Yesterday, the Legal Affairs Committee in the European Parliament voted unanimously to introduce an exception to the copyright monopoly to benefit the public at large. This is an important dent in the monopoly’s sanctity.
Christian Engström, Member of European Parliament for the Pirate Party (and also a member of the Legal Affairs Committee), explains the win on his blog. In short, blind people today are banned from sharing Braille books across borders — they must be individually translated into Braille in each country, which would be a waste of resources if it were done, which it isn’t. Instead, the disabled are subjected to a so-called book famine where the culture and knowledge simply isn’t available to them.
With yesterday’s vote in the Legal Affairs Committee (JURI), the European Union is going one step closer to stop this and to make any Braille books freely available across country borders.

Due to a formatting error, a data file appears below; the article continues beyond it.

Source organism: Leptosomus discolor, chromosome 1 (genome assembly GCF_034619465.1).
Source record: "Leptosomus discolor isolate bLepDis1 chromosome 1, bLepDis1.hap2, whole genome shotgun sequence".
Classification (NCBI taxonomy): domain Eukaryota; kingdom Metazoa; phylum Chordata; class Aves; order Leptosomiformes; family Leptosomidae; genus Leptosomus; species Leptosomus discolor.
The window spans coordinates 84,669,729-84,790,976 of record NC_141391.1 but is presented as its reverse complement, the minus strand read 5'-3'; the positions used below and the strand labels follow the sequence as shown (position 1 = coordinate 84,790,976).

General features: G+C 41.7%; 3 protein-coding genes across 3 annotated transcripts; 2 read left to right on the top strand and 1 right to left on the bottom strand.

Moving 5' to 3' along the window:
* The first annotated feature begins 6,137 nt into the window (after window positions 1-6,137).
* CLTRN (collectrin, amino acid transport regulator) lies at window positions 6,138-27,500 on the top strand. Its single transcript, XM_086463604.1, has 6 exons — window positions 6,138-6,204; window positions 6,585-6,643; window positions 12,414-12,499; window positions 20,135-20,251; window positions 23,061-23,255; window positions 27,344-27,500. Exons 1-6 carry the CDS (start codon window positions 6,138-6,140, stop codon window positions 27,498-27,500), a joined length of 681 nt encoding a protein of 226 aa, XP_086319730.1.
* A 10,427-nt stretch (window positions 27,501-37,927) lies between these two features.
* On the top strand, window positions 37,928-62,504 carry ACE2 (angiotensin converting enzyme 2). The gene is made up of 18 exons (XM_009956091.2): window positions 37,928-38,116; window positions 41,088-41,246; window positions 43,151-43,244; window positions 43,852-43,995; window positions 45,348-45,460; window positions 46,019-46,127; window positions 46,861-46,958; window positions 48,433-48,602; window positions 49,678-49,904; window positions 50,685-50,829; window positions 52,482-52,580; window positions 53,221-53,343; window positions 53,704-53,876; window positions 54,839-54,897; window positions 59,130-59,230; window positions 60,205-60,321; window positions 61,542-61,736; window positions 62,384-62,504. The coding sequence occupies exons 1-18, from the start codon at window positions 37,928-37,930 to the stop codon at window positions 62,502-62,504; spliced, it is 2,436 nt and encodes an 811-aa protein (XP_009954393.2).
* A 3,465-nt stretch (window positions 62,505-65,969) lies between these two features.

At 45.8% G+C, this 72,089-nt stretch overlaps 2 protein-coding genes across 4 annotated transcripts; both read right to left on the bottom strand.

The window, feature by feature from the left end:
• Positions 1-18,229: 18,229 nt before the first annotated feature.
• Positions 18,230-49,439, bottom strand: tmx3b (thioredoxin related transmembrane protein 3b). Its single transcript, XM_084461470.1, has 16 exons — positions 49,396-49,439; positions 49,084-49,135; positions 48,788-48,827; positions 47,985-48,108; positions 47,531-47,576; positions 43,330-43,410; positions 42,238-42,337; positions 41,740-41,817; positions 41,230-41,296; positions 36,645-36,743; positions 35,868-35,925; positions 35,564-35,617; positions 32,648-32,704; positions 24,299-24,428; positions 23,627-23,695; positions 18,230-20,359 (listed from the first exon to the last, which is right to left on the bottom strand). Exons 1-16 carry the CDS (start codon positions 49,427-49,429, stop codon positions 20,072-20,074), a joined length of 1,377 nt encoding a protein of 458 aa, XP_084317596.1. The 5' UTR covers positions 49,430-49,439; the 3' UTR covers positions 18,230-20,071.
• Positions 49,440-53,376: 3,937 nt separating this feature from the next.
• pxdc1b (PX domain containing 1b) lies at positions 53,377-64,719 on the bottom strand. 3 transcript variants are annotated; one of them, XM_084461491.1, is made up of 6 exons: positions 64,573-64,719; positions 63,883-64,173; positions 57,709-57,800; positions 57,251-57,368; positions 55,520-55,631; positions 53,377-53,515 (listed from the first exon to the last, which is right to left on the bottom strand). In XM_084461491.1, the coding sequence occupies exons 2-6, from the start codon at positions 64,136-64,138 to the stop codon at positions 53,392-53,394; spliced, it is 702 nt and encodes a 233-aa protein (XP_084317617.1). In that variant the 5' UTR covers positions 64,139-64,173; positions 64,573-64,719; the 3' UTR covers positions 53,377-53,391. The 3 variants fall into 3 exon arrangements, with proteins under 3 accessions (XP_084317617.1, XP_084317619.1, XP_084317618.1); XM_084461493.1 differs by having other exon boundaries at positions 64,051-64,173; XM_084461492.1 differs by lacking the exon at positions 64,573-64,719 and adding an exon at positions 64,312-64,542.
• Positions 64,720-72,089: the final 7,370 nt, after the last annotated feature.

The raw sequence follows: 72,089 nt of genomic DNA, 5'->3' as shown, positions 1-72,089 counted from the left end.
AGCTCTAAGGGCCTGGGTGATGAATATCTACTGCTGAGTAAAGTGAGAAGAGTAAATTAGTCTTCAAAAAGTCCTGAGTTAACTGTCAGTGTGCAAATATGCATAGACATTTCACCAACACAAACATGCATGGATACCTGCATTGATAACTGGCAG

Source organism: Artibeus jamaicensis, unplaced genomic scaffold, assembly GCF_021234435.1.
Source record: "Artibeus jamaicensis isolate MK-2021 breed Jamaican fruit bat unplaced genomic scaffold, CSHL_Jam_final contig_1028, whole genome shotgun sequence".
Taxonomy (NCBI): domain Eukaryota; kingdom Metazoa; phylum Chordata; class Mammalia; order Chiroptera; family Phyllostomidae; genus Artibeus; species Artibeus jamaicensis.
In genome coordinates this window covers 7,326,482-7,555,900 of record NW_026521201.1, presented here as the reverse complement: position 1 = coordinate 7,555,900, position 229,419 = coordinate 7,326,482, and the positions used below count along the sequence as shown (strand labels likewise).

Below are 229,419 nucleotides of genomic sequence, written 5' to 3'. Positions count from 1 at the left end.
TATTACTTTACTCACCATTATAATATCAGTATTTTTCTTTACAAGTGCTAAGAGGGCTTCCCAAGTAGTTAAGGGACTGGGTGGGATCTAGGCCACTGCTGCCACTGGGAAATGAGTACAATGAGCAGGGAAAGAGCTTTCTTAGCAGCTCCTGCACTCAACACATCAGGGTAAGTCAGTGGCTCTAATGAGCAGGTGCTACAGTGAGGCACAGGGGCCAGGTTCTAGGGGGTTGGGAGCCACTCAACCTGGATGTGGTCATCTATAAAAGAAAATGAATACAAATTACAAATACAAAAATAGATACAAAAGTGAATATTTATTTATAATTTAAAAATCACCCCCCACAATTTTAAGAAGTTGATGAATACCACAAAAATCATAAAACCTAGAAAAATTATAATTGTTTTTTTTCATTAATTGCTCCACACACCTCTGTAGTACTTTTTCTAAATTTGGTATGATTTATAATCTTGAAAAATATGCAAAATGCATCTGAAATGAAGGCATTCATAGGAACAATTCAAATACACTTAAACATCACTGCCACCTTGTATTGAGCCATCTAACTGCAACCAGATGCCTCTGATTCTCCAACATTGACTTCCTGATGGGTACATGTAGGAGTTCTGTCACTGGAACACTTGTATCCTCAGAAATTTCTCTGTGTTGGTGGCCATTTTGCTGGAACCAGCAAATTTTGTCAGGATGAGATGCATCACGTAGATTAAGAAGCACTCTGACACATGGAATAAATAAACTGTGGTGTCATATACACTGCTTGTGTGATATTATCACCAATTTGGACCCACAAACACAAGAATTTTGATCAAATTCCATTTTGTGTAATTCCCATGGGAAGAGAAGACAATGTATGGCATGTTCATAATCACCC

This was a small win, but its implications are potentially enormous. For the first time in several decades, politicians voted unanimously that the public’s access to knowledge and culture is more important than the copyright monopoly. The symbolic value of that cannot be overstated.
The proposal will now move on to the Cultural Affairs Committee (CULT), and from there to a vote in the European Parliament.
That is a small, but important, dent for the blind in the copyright monopoly.
UPDATE: Pirate Party Australia points out that European Commissioner Barnier still wants to deny culture to the blind. Showdown between Commission and Parliament ahead, like so many times before, with the Commission on the side of Big Corp and the Parliament on the side of… well, the voters.